BOB: Correct. And that’s… the dust hazard analysis is the second portion of 652, the second element that you need to perform to be compliant. The third element is to ensure that after the dust hazard analysis, or as part of the dust hazard analysis, we’ll often look at their process safety management program while we’re onsite and ensure that they have the appropriate elements within their safety management program that address combustible dust issues. And the client needs to ensure that they have that in there, and sometimes we’ll provide a service where we’ll audit their program. In some cases they don’t have a program and we’ll develop a program for them. SO that’s basically the third component, and part of that, I think the important part of the safety management program, is another service we provide on a regular basis to ensure that the personnel within the facility that are in close proximity or work with combustible dust have some training and some knowledge, some basic knowledge of the hazards around dust, so training is very important.

DONOVAN: So do you guys offer that training too?

BOB: We do.

DONOVAN: So that would be something that… if there was classes or something that a customer was under-educated in a certain field, you could help bring them up to where they needed to be?

BOB: Depending upon the client need we offer either onsite training from simple one-hour overviews to webinar training. If they’ve got multiple sites in multiple time zones we can do webinar training, or we can do more intensive boot camp type training where we do one, two, or three day training onsite with ten, twenty individuals and we can do… we also include workshops in those trainings that we can tailor to similar operations that that client might have on their site.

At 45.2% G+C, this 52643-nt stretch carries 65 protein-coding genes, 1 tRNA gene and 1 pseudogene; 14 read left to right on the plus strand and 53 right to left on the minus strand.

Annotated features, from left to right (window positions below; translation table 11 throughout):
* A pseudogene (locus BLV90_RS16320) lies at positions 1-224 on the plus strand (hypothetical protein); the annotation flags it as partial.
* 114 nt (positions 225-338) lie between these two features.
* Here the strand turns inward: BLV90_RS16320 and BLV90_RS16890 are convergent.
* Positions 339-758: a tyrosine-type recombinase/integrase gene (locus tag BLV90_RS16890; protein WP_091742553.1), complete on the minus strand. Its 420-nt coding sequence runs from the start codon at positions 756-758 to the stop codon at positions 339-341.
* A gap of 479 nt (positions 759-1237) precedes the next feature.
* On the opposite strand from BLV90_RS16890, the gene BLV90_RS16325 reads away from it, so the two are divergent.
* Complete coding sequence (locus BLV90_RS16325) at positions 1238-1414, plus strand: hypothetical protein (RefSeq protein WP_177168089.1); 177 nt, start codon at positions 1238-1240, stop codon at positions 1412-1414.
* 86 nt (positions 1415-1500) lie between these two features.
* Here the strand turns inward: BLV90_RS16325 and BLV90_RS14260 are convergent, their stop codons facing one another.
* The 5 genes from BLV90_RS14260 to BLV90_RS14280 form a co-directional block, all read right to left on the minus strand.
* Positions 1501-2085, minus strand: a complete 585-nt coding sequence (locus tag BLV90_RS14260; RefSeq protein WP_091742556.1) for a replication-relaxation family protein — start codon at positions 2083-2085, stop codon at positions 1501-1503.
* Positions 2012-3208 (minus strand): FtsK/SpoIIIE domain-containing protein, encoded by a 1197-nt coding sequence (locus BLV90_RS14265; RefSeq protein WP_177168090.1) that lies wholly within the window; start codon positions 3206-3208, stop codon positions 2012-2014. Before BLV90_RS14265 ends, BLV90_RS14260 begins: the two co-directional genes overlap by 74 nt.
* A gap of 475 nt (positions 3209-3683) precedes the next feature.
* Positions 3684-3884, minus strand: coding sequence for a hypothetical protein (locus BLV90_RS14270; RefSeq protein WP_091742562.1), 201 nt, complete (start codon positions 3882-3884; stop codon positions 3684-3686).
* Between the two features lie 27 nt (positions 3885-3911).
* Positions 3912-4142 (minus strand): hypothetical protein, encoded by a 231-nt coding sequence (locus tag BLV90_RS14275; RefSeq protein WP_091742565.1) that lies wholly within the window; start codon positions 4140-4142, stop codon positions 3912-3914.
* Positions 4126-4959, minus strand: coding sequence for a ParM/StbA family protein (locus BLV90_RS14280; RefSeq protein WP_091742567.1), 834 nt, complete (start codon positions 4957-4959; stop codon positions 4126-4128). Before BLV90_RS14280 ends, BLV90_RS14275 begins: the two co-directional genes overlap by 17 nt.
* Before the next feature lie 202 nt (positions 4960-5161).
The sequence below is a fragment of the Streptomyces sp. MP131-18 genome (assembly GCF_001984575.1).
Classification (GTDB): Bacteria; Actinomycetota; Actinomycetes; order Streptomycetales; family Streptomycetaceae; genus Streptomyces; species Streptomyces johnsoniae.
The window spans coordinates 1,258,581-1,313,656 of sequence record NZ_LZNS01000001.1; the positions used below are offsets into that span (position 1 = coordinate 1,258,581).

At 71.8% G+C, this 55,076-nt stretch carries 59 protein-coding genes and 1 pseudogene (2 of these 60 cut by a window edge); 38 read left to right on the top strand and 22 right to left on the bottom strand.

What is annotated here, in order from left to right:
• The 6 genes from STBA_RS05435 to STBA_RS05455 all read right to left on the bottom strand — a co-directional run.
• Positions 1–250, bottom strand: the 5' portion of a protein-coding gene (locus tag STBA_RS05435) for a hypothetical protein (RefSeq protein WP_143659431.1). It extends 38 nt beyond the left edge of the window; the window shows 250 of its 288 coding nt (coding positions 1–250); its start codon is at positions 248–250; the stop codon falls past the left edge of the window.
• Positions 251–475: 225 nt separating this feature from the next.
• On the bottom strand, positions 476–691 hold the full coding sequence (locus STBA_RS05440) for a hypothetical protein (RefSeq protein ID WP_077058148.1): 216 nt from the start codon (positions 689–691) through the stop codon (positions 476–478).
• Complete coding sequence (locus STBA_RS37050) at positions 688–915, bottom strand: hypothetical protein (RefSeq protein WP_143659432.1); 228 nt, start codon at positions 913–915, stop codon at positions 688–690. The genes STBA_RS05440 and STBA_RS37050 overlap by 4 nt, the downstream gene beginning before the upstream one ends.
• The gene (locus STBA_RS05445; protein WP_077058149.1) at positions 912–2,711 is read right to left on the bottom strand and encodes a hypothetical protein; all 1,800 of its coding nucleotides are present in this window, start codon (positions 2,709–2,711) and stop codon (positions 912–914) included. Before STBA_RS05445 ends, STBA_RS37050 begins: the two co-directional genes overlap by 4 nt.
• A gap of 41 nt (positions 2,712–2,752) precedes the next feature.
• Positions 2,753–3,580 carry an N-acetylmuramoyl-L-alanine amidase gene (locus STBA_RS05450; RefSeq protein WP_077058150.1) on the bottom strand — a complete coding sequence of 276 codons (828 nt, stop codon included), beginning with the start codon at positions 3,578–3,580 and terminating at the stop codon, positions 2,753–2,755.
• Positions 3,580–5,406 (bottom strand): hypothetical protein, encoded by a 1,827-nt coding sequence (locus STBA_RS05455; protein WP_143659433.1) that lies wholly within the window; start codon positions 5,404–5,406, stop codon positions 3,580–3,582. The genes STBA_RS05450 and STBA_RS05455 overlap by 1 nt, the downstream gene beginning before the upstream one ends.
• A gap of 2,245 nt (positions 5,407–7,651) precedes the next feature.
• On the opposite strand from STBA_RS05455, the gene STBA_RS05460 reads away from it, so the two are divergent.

DONOVAN: So once you complete all three of those steps, that would bring you into what is considered compliant, then.

BOB: With 652. And one element that I forgot to mention is 652 is kind of the overarching standard, but there are also commodity-specific standards for… there’s NFPA 61, which is the agricultural food standard. There’s 484, the metal standard, there’s 664, the wood standard, and so forth. Well, those are commodity-specific standards and they give guidance for these very specific industries, if you will, and if you don’t fall into those commodity-specific standards there’s a guideline in 654 which is kind of your standard guideline for protection and so forth.

DONOVAN: This is a lot of numbers and a lot of information, and I am glad there are people out there that are thinking about this full-time.

BOB: And there is, but the good news is these standards used to have significant inconsistencies from standard to standard. NFPA has done a good job recently of really pushing the committees to remove some of these inconsistencies, because at the end of the day the plant owner, it’s a little bit… it’s a large task to read these documents and understand them. That’s why there’s experts like us that can help and assist there, but it’s even easier for us as there’s less contradictions from standard to standard.